These calcifications represent normal part of aging. Scleral bands would appear more linear, as compared to punctate calcifications observed. The distinction between choroidal and retinal detachment is not always possible with MRI despite several known patterns. Anteriorly, choroidal detachments commonly extend into the ciliary body, whereas, retinal detachments are limited by the ora serrata.

Posteriorly, choroidal detachments are limited by the insertions of the vortex veins; whereas, retinal detachments are limited by the optic disc producing a characteristic V shape 1.

Fundoscopy facilitates detection of retinal detachments, while contrast-enhanced MRI plays an essential role in the assessment of an underlying cause such as a neoplasm. Subretinal fluid accumulation can occur in nonrhegmatogenous detachments secondary to underlying neoplasms and hemorrhage.

Gradual visual loss is the most common clinical finding. Rhegmatogenous detachments are commonly secondary to vitreous degeneration and traction on the retina. Choroidal black arrow and retinal dashed black arrow detachment is seen in left globe with underlying subchoroidal and subretinal fluid, respectively.

Ciliochoroidal detachment extends anterior to expected location of ora serrata Awhite arrows. Enhancement of choroid is noted Bwhite arrowwhich is expected in detachment due to inflammatory response. Enhancing lesion suggestive of neoplastic cause is absent. Right choroidal detachment is seen limited posteriorly at expected location of vortex vein insertion white arrow and extending anterior to ora serrata black arrow.

Enhancement of detached choroid is also apparent as in Figure Likewise, enhancing lesion suggestive of neoplastic cause is absent. Retinal detachments can be treated using scleral bands Figs. This patient had undergone silicone oil injection for treatment of retinal detachment.

Gas is noted in anterior vitreous compartment consistent with pneumatic retinopexy typically used in treatment of superior rhegmatogenous retinal detachments.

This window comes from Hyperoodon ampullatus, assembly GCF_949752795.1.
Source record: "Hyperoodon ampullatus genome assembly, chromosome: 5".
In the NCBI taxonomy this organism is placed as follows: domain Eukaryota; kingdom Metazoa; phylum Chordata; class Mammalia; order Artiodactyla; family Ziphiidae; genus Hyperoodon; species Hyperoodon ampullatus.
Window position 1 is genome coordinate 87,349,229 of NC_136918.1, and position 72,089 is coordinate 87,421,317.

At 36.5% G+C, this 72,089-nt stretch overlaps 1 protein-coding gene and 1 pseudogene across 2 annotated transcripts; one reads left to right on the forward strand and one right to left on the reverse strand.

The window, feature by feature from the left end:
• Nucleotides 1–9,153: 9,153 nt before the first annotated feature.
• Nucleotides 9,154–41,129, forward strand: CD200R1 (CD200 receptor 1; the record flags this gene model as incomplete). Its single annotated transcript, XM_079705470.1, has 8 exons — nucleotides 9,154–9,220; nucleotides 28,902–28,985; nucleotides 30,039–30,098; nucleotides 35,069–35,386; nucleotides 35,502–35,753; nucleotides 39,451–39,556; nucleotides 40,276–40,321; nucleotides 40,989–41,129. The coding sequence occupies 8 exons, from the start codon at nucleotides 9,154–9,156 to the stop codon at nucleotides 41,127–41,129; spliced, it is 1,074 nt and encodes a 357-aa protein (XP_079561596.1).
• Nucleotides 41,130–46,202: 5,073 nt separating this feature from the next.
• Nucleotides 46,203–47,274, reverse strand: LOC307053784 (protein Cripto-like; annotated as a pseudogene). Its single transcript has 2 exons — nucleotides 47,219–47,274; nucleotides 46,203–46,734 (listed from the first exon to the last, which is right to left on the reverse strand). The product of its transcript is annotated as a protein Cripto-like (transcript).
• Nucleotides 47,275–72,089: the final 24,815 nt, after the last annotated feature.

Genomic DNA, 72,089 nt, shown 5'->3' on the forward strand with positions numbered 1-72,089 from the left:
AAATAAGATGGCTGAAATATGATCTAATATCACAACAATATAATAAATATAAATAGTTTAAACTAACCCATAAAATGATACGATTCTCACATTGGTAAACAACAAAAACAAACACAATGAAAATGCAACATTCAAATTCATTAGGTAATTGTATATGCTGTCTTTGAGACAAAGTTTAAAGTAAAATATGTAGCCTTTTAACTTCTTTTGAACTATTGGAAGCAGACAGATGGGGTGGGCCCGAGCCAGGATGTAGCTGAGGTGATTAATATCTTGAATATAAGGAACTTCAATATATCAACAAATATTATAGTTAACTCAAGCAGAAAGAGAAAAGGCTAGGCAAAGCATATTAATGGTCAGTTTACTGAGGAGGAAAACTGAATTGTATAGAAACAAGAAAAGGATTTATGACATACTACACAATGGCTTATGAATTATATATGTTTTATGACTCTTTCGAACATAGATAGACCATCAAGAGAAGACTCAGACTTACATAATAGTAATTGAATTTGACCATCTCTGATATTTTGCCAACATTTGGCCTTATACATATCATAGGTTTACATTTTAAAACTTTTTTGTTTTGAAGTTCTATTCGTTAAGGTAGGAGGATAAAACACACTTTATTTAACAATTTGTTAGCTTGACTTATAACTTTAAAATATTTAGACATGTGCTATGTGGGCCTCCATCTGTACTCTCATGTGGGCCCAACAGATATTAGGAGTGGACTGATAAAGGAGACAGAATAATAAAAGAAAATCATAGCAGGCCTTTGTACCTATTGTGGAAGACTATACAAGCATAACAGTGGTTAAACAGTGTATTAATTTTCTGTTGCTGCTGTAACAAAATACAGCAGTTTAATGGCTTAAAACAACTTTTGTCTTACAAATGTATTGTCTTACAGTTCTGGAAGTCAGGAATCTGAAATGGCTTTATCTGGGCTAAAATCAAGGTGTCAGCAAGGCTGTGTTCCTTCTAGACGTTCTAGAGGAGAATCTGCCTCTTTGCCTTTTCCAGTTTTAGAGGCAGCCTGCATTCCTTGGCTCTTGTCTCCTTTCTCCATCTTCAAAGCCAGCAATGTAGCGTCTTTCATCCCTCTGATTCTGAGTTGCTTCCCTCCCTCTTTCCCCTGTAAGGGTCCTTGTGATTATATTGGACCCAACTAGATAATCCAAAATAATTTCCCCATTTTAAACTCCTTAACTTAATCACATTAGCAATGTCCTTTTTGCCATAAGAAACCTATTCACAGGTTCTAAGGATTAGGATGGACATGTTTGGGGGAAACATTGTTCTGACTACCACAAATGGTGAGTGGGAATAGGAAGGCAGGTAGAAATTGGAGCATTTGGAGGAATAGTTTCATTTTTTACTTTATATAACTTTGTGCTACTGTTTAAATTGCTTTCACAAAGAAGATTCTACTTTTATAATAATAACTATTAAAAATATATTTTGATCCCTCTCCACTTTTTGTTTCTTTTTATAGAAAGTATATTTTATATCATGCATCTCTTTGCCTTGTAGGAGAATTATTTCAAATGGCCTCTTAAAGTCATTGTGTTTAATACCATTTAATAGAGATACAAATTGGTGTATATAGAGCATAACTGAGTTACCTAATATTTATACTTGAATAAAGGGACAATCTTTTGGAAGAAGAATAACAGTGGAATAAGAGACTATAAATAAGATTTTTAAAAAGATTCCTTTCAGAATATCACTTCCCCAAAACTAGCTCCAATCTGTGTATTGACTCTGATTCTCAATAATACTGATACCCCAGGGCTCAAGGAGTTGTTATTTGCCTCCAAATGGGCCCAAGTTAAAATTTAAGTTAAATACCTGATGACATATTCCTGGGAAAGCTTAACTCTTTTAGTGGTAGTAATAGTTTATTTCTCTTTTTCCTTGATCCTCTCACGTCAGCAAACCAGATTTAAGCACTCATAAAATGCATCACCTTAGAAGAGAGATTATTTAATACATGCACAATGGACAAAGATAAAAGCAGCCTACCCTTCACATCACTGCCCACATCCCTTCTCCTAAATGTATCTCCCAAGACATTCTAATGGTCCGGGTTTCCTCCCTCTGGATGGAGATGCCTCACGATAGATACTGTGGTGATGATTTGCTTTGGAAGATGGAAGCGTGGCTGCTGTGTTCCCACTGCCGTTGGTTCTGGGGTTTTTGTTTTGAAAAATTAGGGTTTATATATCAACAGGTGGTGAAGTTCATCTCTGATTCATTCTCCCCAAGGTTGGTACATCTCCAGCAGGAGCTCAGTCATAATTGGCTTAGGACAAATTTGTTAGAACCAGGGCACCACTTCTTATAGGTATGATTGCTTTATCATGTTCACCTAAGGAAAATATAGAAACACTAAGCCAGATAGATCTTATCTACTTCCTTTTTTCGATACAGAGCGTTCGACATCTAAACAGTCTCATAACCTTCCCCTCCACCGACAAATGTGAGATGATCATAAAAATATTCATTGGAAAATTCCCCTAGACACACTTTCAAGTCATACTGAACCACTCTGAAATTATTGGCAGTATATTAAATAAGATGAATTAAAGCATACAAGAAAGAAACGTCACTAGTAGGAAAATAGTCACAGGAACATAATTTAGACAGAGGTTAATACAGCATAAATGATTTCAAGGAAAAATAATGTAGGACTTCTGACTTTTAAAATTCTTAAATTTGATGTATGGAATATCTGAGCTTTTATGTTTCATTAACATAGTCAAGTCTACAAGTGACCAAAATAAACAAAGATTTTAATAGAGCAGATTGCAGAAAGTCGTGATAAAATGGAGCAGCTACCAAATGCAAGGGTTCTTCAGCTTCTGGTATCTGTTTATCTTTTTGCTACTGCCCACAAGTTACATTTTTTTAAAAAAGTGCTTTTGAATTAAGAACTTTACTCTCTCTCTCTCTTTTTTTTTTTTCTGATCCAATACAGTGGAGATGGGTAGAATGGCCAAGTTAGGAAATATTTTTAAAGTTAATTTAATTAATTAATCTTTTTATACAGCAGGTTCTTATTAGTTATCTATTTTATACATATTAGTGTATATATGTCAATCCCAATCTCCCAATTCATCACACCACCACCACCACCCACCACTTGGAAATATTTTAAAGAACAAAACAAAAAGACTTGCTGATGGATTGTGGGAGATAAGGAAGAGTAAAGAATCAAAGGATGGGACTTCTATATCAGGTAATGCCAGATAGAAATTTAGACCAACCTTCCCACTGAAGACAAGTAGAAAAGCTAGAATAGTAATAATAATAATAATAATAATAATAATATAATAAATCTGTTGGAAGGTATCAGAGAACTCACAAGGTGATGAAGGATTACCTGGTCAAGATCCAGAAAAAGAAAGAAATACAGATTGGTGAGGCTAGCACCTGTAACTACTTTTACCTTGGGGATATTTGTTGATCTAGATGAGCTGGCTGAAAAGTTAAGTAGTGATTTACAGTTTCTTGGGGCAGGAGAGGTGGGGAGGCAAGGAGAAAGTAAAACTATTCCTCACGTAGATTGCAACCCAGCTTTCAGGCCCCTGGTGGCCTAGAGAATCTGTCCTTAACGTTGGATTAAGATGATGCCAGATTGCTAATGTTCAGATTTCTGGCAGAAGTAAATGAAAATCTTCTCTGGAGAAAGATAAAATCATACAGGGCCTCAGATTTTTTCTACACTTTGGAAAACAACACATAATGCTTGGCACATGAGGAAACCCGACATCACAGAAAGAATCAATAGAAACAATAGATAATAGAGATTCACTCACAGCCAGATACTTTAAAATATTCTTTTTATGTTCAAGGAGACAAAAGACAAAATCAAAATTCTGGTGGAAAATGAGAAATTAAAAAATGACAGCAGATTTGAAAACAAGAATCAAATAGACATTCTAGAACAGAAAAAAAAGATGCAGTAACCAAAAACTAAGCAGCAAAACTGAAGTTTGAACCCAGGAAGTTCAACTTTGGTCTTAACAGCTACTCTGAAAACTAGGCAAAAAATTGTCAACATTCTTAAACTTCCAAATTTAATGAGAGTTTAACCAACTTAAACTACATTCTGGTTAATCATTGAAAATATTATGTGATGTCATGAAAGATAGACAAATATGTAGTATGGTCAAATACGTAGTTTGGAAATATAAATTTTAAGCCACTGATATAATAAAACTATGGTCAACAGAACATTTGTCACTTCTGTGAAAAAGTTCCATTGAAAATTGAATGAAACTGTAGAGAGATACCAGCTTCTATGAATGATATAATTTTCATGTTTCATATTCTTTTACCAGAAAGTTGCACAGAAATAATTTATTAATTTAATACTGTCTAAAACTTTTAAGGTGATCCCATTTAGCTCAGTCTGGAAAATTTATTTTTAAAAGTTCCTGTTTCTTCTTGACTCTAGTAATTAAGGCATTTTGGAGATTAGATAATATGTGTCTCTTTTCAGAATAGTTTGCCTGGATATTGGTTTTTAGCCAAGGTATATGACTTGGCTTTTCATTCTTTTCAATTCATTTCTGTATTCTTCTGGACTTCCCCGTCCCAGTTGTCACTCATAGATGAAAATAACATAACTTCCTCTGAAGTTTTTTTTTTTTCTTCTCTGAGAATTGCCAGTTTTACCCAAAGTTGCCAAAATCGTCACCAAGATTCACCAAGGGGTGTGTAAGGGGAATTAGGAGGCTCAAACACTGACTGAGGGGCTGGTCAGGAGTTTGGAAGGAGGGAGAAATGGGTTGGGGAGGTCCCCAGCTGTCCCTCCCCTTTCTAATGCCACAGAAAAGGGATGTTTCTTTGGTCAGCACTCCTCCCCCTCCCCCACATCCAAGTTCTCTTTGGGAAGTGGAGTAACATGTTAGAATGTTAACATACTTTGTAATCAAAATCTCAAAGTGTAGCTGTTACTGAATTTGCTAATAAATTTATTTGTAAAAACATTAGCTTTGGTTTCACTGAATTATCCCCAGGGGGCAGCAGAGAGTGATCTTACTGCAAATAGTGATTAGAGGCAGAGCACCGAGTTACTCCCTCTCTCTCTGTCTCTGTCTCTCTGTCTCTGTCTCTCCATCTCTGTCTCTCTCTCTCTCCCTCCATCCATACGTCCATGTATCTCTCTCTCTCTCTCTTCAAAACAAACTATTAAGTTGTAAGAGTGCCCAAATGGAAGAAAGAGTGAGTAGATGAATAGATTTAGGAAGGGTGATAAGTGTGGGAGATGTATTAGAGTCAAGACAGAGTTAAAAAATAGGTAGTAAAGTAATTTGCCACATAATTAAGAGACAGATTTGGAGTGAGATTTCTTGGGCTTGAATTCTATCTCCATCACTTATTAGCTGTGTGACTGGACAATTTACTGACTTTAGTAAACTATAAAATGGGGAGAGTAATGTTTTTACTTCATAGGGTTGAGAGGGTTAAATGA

No history estallamieto trauma was noted. Malignant melanoma represents the most common intraocular malignancy in adults and occurs in the pigmented uveal tract 3. Other globe neoplasms also predominantly involve the highly vascular uveal tract and include metastases commonly breast and lungbenign neoplasms such as hemangiomas, and inflammatory processes such as sarcoidosis 6.

Malignant melanoma oculr most commonly unilateral and may present with pain or decreased visual acuity. Uveal melanomas are much less common than the cutaneous form.

The appearance of melanoma is non-uniform on imaging due to the varying levels of melanin. Amelanotic tumors have a similar appearance to other neoplasms on MRI. Occular CT, melanocytic melanomas appear slightly hyperdense and show contrast enhancement.

Axial T1WI shows lobulated hyperintense lesion arising in anteromedial left globe with endophytic extension into vitreous. Corresponding photograph shows pigmented lesion arising from inferomedial globe wall with surrounding hemorrhage. Histology was consistent with uveal melanoma. The vascular uveal tract is the most common site for hematogenously disseminated metastases within the globe Fig. Breast and lung are the most common primary neoplasms leading to metastases.

T1W images are useful to distinguish metastases from melanocytic melanoma with the exception of hyperintense hemorrhagic or mucinous adenocarcinomas 6.

Medial lesion shows contrast enhancement. Considerations include metastases highly likely estlalamiento clinical history with amelanocytic melanoma no T1W hypointensity; images not shownless likely differential.